Email and RSS Feeds (Free):

For my email newsletter, I’m using Mailchimp combined with the Mailchimp for WP plugin. My WordPress theme has a built in stylesheet for this plugin so the form integrates seamlessly with the blogs design as you can see on the right.

Although RSS feeds have taken a back seat over the last decade since the rise of social media, they are still relevant and people still use them for bundling all of their news under one reading platform. As such, I still use Google FeedBurner.

RSS lets you distribute your content through many different feed readers. FeedBurner also gives you the option to put a form on your blog to allow your visitors to subscribe by email. With FeedBurner you can also keep track of your subscriber numbers and learn some basic statistics about your visitors.

Sharing Buttons (Free):

It is recommended to put social sharing icons at the end of your entries so that your readers can easily share your posts on social media. I chose Twitter and Facebook buttons for my posts as they are the most popular social platforms for sharing activity on my site.

You can also use the comprehensive Easy Social Share Buttons for WordPress on CodeCanyon plug which is what I now use. It costs $20 but it looks very good and lets you share your post on almost every social platform available.

Analytics (Free):

I use Google Analytics, a great free tool from Google that tells you how many visitors are coming to your site, where are they coming from, what keywords are they using to find your pages in the search engines, etc.

Google Analytics is very easy to install and is a must if you want to understand your blog’s traffic patterns. If using WordPress you can use the Google Analytics Dashboard for WP plugin to install Google Analytics in a few minutes.

Search Function (Free)

I use Google Custom Search to give my visitors the option to search my site (see search box at the top of the sidebar to your right).

After you sign up, you’ll be given two snippets of HTML: one of them to place where you want your search box to be, and the other one to put in the page where you want the search results to appear (this excellent Google Custom Search tutorial will show you how to do it).

If you have a Google Adsense account you can tie it to your Google Custom Search account and Google will pay you every time somebody clicks on the sponsored links in your search results page.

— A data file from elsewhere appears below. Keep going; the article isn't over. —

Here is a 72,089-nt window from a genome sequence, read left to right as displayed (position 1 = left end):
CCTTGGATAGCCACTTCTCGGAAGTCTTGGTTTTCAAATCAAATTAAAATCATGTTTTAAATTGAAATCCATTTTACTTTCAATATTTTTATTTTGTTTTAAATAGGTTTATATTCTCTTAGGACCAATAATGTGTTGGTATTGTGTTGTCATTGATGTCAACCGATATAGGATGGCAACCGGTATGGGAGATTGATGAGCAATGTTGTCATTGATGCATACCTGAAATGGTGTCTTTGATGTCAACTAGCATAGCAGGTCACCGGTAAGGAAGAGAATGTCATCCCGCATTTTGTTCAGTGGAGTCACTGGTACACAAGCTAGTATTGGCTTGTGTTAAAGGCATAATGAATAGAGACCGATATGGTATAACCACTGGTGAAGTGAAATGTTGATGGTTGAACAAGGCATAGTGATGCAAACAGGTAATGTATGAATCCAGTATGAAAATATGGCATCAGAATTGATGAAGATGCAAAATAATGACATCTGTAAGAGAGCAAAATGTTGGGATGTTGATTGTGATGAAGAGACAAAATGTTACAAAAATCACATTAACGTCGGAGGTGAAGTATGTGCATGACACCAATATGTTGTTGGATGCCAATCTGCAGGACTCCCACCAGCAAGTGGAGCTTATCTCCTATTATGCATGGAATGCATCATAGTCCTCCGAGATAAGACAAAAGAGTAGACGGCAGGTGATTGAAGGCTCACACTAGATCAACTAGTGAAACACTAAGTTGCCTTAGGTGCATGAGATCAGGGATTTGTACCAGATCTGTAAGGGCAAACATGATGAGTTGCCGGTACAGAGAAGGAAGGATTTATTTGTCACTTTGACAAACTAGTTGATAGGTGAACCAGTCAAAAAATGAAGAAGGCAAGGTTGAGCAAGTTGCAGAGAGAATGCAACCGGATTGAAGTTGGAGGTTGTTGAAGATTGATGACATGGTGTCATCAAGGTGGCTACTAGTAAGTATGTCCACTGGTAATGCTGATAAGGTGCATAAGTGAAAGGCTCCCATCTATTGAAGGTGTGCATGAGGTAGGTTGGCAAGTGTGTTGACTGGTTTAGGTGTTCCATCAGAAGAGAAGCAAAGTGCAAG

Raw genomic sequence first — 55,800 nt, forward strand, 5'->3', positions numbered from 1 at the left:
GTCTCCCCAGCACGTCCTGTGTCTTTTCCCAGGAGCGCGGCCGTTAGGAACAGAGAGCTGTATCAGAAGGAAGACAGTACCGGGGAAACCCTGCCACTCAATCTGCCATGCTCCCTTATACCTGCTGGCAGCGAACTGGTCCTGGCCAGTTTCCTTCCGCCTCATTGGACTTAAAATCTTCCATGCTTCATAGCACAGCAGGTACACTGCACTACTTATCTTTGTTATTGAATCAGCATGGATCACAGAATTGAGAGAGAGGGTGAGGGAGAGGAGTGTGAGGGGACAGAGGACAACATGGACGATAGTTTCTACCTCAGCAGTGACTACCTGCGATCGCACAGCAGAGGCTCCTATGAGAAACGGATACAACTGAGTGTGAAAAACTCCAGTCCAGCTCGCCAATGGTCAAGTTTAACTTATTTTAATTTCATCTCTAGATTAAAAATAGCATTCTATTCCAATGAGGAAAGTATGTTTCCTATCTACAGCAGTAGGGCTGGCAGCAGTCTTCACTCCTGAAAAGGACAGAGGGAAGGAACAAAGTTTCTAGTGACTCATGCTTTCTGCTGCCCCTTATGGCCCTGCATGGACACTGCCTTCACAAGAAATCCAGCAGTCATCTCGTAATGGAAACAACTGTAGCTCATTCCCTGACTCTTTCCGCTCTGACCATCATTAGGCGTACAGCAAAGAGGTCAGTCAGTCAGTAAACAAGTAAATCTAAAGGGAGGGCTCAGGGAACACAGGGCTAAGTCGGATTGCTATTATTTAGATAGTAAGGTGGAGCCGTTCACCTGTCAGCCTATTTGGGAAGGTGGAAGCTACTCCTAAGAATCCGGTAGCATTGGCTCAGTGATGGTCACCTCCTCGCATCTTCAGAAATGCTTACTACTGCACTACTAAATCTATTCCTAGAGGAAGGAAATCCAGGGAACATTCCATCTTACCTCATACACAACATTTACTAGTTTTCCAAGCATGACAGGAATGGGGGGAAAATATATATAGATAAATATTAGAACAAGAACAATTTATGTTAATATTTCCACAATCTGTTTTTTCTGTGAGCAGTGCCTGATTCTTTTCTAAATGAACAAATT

The alternative is to just the use native search functionality that is already built into the WordPress default code. It’s not a bad option by any stretch and is the most popular option used by bloggers.

Images (Free):

Photographs and images significantly increase the credibility of your blog, enhancing your posts and making them easier to read. I use royalty-free stock image sites like ShutterStock and IStockPhoto for my posts where you can buy the rights to use an image on your blog for as low as $1.00. You can either pay per image or pay for a monthly subscription.

There are free alternatives like Pixabay and Unsplash if you want free options, though the choices can be a bit limited.

You can also use Flickr images for posts if you want free images. Here’s my guide on how to find Flickr pictures that you can use legally on your blog.

That’s all there is to it. In summary, I have spent $99 for a logo and $9/year for a domain name. In addition to this, you will need around $95.40/year for a basic hosting package. Any way you look at it, publishing a blog is a bargain.

Aside from the cost of the tools you need to get your blog up and running, your biggest expense will be the time you invest in researching and writing posts. However, if you are like me, you will heavily discount the value of that time because you’ll be doing something you enjoy.

If you really don’t have the time to manage your blog you can always use a quality blog writing service to write the content for you but this will add to the expense,

What other tools are you using? What advice can you give bloggers that are just starting out? We would love to hear your tips and suggestions.